All Quiet on the Western FrontErich Maria Remarque
All Quiet on the Western Front is a work of fiction. Names, characters, places, and incidents are either the product of the author’s imagination or are used fictitiously. Any resemblance to actual persons, living or dead, events, or locales is entirely coincidental.
2013 Random House Trade Paperbacks Edition
“Im Westen Nichts Neues,” copyright © 1928 by Ullstein A.G
Copyright renewed 1956 by Erich Maria Remarque
Copyright © 1929, 1930 by Little, Brown and Company
Copyright renewed 1957, 1958 by Erich Maria Remarque
Reading group guide copyright © 2013 by Random House, LLC.
All rights reserved.
Published in the United States by Random House Trade Paperbacks, an imprint of The Random House Publishing Group, a division of Random House LLC, a Penguin Random House Company.
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Cover design: Tom Kluepfel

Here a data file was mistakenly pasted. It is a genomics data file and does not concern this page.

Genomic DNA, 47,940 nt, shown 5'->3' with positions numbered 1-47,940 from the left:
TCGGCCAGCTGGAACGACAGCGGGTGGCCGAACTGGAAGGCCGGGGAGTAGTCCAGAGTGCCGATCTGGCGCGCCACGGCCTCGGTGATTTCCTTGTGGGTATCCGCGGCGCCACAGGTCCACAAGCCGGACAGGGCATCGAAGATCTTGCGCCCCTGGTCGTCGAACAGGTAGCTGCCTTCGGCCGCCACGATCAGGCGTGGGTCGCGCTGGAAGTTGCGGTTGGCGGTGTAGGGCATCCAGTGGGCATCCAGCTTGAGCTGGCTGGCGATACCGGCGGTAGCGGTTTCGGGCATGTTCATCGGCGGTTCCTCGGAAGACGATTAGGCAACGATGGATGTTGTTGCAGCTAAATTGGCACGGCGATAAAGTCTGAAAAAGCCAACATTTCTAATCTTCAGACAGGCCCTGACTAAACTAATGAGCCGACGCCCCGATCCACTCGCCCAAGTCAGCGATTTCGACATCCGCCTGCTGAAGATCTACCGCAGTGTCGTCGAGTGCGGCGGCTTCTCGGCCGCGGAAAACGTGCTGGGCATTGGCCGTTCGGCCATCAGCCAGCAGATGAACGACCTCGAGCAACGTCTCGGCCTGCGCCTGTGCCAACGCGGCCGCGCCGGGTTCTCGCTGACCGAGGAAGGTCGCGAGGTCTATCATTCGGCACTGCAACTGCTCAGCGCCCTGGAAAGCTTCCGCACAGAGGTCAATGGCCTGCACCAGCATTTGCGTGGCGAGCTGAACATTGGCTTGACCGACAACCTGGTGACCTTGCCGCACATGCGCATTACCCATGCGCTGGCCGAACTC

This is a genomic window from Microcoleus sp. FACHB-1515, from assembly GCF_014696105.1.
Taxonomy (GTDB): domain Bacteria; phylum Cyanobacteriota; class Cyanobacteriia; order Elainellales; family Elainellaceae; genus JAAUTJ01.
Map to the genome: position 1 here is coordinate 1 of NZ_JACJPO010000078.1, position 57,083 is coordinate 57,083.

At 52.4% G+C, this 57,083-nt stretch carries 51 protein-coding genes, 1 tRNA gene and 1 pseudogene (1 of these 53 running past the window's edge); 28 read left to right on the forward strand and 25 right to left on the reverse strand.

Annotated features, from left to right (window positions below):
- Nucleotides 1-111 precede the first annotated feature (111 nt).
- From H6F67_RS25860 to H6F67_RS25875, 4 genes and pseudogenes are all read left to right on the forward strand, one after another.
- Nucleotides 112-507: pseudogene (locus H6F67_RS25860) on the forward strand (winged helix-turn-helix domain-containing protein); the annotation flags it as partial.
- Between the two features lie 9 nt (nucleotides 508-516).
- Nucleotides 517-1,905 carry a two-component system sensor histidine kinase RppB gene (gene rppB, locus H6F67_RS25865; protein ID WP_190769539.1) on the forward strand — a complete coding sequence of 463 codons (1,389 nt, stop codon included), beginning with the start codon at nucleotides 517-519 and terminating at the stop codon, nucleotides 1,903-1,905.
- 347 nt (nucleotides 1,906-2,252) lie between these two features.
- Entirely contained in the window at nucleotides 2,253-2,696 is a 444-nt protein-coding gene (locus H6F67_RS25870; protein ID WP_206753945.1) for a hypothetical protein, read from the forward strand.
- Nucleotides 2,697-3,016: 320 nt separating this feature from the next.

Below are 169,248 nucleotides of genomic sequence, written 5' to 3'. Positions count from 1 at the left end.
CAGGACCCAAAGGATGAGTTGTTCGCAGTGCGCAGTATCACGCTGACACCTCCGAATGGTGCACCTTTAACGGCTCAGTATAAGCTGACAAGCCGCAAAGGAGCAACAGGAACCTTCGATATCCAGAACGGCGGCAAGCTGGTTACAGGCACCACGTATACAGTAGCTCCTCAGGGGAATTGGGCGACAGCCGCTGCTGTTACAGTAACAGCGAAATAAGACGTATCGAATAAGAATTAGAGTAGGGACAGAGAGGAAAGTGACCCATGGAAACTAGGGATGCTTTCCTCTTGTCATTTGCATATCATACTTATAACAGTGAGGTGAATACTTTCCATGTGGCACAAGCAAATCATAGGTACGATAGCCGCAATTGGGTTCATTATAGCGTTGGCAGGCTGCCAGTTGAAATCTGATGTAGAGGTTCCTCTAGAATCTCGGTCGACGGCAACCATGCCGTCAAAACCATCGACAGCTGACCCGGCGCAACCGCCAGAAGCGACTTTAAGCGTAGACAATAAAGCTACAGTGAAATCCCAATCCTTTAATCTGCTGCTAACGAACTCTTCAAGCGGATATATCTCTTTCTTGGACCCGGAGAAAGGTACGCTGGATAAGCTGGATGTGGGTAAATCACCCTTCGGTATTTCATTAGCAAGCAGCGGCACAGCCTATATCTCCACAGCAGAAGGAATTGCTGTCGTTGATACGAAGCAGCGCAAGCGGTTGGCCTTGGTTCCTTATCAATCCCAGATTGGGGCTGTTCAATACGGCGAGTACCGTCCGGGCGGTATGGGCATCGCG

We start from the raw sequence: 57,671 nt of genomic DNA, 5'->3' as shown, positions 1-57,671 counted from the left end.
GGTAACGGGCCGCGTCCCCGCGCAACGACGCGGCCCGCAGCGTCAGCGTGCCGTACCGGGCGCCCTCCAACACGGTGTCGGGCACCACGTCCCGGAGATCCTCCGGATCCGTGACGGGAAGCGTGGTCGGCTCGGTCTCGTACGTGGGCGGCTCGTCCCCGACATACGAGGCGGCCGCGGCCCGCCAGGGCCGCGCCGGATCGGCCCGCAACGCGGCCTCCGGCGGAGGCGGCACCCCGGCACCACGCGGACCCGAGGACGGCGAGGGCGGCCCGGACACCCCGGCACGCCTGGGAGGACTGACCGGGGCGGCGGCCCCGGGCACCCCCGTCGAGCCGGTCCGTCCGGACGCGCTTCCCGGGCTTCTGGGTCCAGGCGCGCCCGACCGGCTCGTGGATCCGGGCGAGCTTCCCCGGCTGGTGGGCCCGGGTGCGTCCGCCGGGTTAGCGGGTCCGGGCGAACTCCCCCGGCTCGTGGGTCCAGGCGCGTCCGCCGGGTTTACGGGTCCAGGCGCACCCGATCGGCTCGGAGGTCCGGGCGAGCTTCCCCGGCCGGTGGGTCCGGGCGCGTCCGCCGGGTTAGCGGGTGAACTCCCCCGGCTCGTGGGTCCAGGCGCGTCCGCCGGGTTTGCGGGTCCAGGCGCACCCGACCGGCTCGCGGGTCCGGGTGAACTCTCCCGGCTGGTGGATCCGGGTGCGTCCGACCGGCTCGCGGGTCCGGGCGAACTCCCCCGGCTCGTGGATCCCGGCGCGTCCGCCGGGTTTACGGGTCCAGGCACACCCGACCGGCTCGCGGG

Cover image: Wilson History & Research Center, Robby Wilson, founder
This book is to be neither an accusation nor a confession, and least of all an adventure, for death is not an adventure to those who stand face to face with it. It will try simply to tell of a generation of men who, even though they may have escaped shells, were destroyed by the war.
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WE ARE AT REST five miles behind the front. Yesterday we were relieved, and now our bellies are full of beef and haricot beans. We are satisfied and at peace. Each man has another mess-tin full for the evening; and, what is more, there is a double ration of sausage and bread. That puts a man in fine trim. We have not had such luck as this for a long time. The cook with his carroty head is begging us to eat; he beckons with his ladle to every one that passes, and spoons him out a great dollop. He does not see how he can empty his stew-pot in time for coffee. Tjaden and Müller have produced two washbasins and had them filled up to the brim as a reserve. In Tjaden this is voracity, in Müller it is foresight. Where Tjaden puts it all is a mystery, for he is and always will be as thin as a rake.